Swedish Confidence Drops as Economy Grapples With Virus Surge
(Bloomberg) -- Swedish overall confidence levels ended a seven-month climb in December, as the Nordic region’s largest economy tightened restrictions to battle a severe surge in Covid-19 infections.
The overall economic tendency survey fell to 95.6, from a revised 97.2 in November, with the drop “largely a result of firms being less positive about the current situation,” the National Institute of Economic Research said in a statement Tuesday.
What Bloomberg Economics Says...
“New containment measures, coupled with the fear of catching the virus, mean Sweden will start 2021 on a weak footing. Contact-intensive services will suffer most before the arrival of the vaccine helps the recovery take hold next year.”
--Johanna Jeansson, Bloomberg Economics
Manufacturing confidence dropped to 106.9, from revised 109.9, while consumer confidence rose to 92.3, from revised 88.6.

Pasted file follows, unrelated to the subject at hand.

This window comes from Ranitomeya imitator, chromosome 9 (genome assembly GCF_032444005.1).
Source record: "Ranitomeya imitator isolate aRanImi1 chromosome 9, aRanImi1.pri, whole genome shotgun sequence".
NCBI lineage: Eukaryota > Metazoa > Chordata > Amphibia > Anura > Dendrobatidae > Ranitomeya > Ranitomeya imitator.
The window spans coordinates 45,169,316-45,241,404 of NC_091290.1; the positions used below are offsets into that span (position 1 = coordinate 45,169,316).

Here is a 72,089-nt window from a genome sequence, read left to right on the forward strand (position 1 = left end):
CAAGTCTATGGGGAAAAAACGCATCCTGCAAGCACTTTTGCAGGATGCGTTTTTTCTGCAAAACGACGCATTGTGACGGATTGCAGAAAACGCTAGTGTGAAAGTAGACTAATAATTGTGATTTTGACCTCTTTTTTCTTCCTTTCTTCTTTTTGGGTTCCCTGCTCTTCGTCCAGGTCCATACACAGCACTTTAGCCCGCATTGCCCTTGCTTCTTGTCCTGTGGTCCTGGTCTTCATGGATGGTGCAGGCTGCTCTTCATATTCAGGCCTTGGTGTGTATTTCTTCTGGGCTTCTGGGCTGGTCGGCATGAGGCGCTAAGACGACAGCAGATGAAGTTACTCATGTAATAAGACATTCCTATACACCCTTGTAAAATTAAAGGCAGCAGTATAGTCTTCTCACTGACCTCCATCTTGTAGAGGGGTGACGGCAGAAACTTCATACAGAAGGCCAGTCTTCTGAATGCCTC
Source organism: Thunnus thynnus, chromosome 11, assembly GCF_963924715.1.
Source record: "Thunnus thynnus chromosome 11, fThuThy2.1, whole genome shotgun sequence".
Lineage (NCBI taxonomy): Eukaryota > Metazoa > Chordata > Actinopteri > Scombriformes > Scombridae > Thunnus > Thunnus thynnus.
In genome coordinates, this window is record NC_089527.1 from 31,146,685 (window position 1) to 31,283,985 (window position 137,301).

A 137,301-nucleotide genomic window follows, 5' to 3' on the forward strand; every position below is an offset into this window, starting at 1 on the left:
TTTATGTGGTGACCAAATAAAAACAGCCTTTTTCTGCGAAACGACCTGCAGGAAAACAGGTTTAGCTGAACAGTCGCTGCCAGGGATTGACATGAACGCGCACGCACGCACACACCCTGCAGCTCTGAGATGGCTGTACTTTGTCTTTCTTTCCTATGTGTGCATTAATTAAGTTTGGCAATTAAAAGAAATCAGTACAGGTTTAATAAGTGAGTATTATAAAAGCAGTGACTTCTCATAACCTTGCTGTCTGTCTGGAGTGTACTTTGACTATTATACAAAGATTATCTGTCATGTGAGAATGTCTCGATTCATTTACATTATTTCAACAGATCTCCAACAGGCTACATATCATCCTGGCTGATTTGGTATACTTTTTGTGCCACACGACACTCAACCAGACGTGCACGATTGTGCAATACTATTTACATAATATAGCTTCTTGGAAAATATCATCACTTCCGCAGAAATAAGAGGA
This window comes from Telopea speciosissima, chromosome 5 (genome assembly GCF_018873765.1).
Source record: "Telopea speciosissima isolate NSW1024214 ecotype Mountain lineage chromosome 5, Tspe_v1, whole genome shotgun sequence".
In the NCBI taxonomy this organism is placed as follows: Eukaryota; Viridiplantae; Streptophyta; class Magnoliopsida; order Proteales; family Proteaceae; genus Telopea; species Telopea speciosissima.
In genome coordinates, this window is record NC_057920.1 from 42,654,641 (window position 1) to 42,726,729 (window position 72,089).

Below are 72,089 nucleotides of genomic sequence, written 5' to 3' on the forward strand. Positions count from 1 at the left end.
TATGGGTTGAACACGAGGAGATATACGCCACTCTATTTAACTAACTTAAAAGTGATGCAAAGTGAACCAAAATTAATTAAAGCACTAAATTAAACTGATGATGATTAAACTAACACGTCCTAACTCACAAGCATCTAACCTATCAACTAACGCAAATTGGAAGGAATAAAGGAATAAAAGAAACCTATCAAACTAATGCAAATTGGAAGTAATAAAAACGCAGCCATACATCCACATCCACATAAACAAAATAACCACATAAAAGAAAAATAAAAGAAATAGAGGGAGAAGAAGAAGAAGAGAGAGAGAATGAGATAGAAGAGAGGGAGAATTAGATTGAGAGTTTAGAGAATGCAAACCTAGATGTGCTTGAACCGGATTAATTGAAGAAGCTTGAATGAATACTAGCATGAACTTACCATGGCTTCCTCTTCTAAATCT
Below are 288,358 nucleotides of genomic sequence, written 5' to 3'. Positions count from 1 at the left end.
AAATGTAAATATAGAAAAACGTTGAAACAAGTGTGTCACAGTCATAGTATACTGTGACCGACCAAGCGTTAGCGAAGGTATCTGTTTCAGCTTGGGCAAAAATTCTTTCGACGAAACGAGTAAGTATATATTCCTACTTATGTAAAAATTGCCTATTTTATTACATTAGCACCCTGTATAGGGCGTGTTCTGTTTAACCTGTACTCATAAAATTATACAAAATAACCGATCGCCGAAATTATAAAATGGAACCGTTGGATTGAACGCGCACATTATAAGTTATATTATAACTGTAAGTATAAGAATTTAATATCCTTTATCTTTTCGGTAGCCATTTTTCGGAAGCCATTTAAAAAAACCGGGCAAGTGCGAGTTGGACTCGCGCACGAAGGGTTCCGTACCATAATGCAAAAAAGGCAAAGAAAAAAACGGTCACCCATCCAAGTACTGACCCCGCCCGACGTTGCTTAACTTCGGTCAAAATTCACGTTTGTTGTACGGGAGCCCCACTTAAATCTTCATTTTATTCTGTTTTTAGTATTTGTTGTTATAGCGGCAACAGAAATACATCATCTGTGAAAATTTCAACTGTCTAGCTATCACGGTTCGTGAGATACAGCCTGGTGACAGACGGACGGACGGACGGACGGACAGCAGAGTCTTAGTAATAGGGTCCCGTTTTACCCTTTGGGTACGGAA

The NIER index was released as the government prepared to enact special laws designed to fight the country’s resurgent pandemic.
Despite a renewed jump in cases, Sweden has so far stopped short of introducing a full lockdown, partly because it lacks the legal framework to do more. The new legislation, if passed, would give the government the right to shutter businesses and enforce limits on public transport.
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